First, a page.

Let’s now take a look at some features of Finite Element Analysis which are crucial in successful, efficient use for solving magnetic flux leakage simulation. Because the method relies on inducing a high magnetic flux density in the pipe accurate nonlinear material modelling is a must. Sometimes, this is achieved with permanent magnets, so accurate magnetisation modelling is also a must.
High-speed non-destructive inspection systems using the MFL method are in great demand for online inspection and defect characterisation, especially in pipeline maintenance. Such schemes aim to deduce the shape and dimensions of a flaw, from the voltage induced in a pick-up coil moving relatively quickly along the structure. MFL simulated with purely a velocity effect gives rise to an additional difficulty, in both signal interpretation and modelling, due to the formation of eddy currents when an excitation source moves over or inside a metallic pipeline. Numerical approaches to this problem include two schemes. Firstly it can be solved quasi-statically, with an extra movement component added to the formulation. The formulation in Opera, which we will come onto later, avoids the numerical difficulties, ie inaccuracy and non-convergence associated with increasing relative velocity and material’s magnetic permeability. Or, secondly, the relative movement of the probe and pipe can be analysed over several time-steps with the problem automatically repositioning and re-meshing at the solution progresses.
Competing goals and constraints such as those mentioned earlier mean that an automated Optimizer can often be the only way to achieve an optimal design. Static MFL methodology (or Magnetic Particle Inspection) involves magnetizing a portion of a structure and recording the flux at the surface. Usually a local magnetization close to saturation is required, because a leakage flux amplitude is generally proportional to the magnetization level. For something like a bulk liquid storage tank a magnetizing field of 1.5 to 2T is commonly used. This allows for scanning on both sides of the wall. Using a lower field might require multiple passes to fully determine the location of the flaw, and this can be difficult because of residual magnetism in the steel after passing over the MFL scanner.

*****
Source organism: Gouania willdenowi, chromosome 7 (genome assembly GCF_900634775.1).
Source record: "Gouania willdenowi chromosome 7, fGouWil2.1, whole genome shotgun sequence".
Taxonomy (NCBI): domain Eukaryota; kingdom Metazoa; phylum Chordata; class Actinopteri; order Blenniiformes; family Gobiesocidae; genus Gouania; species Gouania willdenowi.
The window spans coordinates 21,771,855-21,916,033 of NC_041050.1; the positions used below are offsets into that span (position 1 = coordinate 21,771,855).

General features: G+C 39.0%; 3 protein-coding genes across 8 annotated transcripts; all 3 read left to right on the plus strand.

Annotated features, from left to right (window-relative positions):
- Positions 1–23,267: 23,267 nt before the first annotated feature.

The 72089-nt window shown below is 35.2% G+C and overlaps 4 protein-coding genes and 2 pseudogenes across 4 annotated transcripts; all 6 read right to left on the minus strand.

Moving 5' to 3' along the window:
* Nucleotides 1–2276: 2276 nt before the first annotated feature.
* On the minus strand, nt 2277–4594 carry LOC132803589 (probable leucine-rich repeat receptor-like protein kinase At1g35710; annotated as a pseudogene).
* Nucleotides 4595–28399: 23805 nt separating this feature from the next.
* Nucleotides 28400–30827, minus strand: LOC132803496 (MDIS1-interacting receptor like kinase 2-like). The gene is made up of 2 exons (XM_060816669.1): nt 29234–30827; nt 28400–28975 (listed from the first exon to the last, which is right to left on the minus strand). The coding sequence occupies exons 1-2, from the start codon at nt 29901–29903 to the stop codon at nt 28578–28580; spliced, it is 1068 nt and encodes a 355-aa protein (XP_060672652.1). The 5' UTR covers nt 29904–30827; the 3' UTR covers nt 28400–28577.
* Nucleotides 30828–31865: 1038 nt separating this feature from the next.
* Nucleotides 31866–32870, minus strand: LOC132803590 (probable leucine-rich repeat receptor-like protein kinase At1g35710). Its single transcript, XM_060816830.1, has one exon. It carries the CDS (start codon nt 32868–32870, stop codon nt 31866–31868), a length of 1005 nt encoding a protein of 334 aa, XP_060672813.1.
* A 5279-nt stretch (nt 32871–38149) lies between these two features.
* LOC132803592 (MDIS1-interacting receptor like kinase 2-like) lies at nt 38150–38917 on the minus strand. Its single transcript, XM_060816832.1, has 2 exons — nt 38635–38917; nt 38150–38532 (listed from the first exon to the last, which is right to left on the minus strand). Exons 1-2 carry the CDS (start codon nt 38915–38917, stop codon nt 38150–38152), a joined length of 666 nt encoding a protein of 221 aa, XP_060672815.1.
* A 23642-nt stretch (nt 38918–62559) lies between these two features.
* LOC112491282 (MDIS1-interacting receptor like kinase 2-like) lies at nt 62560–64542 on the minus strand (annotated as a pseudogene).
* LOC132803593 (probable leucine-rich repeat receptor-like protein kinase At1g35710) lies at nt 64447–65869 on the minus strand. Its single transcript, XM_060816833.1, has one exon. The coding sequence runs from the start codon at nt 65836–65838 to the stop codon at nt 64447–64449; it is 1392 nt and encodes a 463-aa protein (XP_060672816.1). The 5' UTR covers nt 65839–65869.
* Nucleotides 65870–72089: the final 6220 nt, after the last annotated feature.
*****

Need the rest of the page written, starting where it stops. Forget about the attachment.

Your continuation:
The most common sources of a magnetizing field, electromagnets or yokes with permanent magnets, are used. The solution of such a problem is relatively simple with FEA – the material nonlinearities present provide no challenge to a solver such as Opera provided the B-H curve data is suitably accurate and smooth.
This type of device is commonly used on structures such as storage tanks where the walls or floor are subject to corrosion. Constraints on the design may revolve around physical sizes of access hatches, or static load limits, so an Optimizer such as Opera’s can be useful in achieving the required flux density from a given size and weight of device.
When analysing a moving MFL system, you can make use of two different analysis types. Firstly, you can model a moving conductor in static field by merely applying a loading, and assume that the cross section of moving and conducting media are uniform. You might use this to check the saturation of the flux into the specimen. It will not predict the signal generated by a particular type or shape of flaw. For that, you would need to use a transient analysis, whereby the pieces move relative to one another, and the problem transiently re-meshes as the solution progresses.
Naturally, the former type of analysis takes less resources to perform. We’ll now look at these two analysis types, and what they might be used for. When running a problem whereby the mesh is constant, and the relative motion is applied as a velocity loading in a standard FEA solver you will risk non-convergence of the solution. The main reason is that diagonals of conventional FEA equations approach zero, or even negative, when the velocity increases. The Opera-3d solver used in this instance, on the other hand, makes use of a technique called upwinding.